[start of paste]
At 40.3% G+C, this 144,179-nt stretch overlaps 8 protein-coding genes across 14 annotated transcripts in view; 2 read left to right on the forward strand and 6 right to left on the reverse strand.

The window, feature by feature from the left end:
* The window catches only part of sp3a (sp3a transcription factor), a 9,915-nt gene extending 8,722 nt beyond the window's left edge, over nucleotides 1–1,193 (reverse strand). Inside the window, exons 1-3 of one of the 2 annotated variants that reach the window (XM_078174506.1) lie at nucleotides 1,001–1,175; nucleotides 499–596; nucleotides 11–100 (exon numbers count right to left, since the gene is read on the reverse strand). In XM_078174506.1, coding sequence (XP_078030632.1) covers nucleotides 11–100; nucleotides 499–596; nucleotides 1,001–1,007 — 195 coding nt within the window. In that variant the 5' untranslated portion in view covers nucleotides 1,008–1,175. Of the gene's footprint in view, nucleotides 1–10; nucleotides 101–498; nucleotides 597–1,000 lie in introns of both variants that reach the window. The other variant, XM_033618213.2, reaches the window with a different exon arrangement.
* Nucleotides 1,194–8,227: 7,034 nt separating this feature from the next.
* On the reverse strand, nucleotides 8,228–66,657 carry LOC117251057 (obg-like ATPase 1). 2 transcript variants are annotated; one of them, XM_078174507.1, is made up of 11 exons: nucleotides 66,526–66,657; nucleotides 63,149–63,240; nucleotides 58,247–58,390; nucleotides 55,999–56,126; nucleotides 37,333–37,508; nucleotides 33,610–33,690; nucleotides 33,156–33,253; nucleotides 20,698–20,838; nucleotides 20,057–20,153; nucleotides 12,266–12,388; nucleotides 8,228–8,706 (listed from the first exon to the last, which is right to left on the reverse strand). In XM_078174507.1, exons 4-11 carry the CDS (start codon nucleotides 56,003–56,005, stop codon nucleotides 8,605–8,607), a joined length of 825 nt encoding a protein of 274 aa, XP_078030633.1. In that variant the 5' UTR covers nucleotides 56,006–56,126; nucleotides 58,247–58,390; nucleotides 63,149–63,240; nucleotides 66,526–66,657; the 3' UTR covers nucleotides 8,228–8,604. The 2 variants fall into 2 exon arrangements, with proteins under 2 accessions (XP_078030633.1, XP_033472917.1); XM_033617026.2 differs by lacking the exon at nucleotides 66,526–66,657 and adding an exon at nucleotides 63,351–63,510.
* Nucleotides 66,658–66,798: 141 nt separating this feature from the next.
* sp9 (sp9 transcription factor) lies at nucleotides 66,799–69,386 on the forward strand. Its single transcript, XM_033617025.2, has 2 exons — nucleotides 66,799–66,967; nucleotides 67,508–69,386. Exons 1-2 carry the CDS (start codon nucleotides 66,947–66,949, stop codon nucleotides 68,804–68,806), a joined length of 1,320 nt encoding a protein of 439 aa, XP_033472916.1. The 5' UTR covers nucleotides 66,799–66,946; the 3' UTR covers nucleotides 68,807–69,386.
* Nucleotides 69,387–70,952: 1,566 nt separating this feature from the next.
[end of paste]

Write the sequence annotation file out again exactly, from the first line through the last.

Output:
At 40.3% G+C, this 144,179-nt stretch overlaps 8 protein-coding genes across 14 annotated transcripts in view; 2 read left to right on the forward strand and 6 right to left on the reverse strand.

The window, feature by feature from the left end:
* The window catches only part of sp3a (sp3a transcription factor), a 9,915-nt gene extending 8,722 nt beyond the window's left edge, over nucleotides 1–1,193 (reverse strand). Inside the window, exons 1-3 of one of the 2 annotated variants that reach the window (XM_078174506.1) lie at nucleotides 1,001–1,175; nucleotides 499–596; nucleotides 11–100 (exon numbers count right to left, since the gene is read on the reverse strand). In XM_078174506.1, coding sequence (XP_078030632.1) covers nucleotides 11–100; nucleotides 499–596; nucleotides 1,001–1,007 — 195 coding nt within the window. In that variant the 5' untranslated portion in view covers nucleotides 1,008–1,175. Of the gene's footprint in view, nucleotides 1–10; nucleotides 101–498; nucleotides 597–1,000 lie in introns of both variants that reach the window. The other variant, XM_033618213.2, reaches the window with a different exon arrangement.
* Nucleotides 1,194–8,227: 7,034 nt separating this feature from the next.
* On the reverse strand, nucleotides 8,228–66,657 carry LOC117251057 (obg-like ATPase 1). 2 transcript variants are annotated; one of them, XM_078174507.1, is made up of 11 exons: nucleotides 66,526–66,657; nucleotides 63,149–63,240; nucleotides 58,247–58,390; nucleotides 55,999–56,126; nucleotides 37,333–37,508; nucleotides 33,610–33,690; nucleotides 33,156–33,253; nucleotides 20,698–20,838; nucleotides 20,057–20,153; nucleotides 12,266–12,388; nucleotides 8,228–8,706 (listed from the first exon to the last, which is right to left on the reverse strand). In XM_078174507.1, exons 4-11 carry the CDS (start codon nucleotides 56,003–56,005, stop codon nucleotides 8,605–8,607), a joined length of 825 nt encoding a protein of 274 aa, XP_078030633.1. In that variant the 5' UTR covers nucleotides 56,006–56,126; nucleotides 58,247–58,390; nucleotides 63,149–63,240; nucleotides 66,526–66,657; the 3' UTR covers nucleotides 8,228–8,604. The 2 variants fall into 2 exon arrangements, with proteins under 2 accessions (XP_078030633.1, XP_033472917.1); XM_033617026.2 differs by lacking the exon at nucleotides 66,526–66,657 and adding an exon at nucleotides 63,351–63,510.
* Nucleotides 66,658–66,798: 141 nt separating this feature from the next.
* sp9 (sp9 transcription factor) lies at nucleotides 66,799–69,386 on the forward strand. Its single transcript, XM_033617025.2, has 2 exons — nucleotides 66,799–66,967; nucleotides 67,508–69,386. Exons 1-2 carry the CDS (start codon nucleotides 66,947–66,949, stop codon nucleotides 68,804–68,806), a joined length of 1,320 nt encoding a protein of 439 aa, XP_033472916.1. The 5' UTR covers nucleotides 66,799–66,946; the 3' UTR covers nucleotides 68,807–69,386.
* Nucleotides 69,387–70,952: 1,566 nt separating this feature from the next.